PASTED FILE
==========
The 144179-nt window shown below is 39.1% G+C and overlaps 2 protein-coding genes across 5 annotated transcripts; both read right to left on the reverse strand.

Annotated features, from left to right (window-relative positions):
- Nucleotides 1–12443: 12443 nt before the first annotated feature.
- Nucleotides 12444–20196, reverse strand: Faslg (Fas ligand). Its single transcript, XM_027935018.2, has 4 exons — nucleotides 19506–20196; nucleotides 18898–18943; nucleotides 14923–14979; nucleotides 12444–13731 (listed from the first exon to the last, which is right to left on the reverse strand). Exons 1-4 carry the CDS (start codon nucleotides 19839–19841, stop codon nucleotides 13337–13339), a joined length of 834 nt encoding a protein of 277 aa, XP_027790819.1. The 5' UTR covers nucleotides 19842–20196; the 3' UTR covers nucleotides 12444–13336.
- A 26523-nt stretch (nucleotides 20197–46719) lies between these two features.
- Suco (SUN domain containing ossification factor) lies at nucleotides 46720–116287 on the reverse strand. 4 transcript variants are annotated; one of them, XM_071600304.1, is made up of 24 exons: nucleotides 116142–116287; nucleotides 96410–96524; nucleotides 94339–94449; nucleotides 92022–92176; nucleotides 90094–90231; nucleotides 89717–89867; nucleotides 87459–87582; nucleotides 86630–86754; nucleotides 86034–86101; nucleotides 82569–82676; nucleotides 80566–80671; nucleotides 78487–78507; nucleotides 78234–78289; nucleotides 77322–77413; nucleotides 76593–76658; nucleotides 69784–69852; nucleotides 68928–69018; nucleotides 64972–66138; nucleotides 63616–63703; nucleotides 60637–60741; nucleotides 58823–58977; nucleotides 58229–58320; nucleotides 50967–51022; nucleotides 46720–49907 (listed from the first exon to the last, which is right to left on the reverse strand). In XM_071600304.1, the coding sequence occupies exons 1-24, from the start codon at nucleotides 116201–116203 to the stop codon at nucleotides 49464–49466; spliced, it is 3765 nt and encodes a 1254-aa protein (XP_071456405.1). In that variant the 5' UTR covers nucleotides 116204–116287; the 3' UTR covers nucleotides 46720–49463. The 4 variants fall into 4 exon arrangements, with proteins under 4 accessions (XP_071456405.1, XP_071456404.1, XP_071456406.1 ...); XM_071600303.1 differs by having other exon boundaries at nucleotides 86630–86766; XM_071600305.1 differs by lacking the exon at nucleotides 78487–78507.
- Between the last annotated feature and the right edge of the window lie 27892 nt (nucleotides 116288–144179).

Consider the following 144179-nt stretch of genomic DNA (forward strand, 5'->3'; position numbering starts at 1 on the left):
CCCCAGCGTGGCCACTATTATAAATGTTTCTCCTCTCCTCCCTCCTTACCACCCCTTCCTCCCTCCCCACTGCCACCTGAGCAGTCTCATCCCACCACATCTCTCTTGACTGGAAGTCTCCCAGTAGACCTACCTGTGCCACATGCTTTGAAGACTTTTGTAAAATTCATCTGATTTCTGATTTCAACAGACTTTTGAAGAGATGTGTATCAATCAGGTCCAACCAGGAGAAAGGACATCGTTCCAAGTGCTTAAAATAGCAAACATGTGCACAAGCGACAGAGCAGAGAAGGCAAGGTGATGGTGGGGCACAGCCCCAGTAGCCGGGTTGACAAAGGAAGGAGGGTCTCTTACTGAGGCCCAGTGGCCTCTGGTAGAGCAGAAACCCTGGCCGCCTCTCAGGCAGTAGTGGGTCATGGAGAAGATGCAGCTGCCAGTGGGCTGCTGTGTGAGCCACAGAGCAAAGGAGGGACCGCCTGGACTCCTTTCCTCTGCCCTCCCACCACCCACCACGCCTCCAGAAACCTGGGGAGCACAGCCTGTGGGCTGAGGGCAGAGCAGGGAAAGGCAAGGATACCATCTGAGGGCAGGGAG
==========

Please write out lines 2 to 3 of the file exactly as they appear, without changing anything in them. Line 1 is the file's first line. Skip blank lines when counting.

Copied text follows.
Annotated features, from left to right (window-relative positions):
- Nucleotides 1–12443: 12443 nt before the first annotated feature.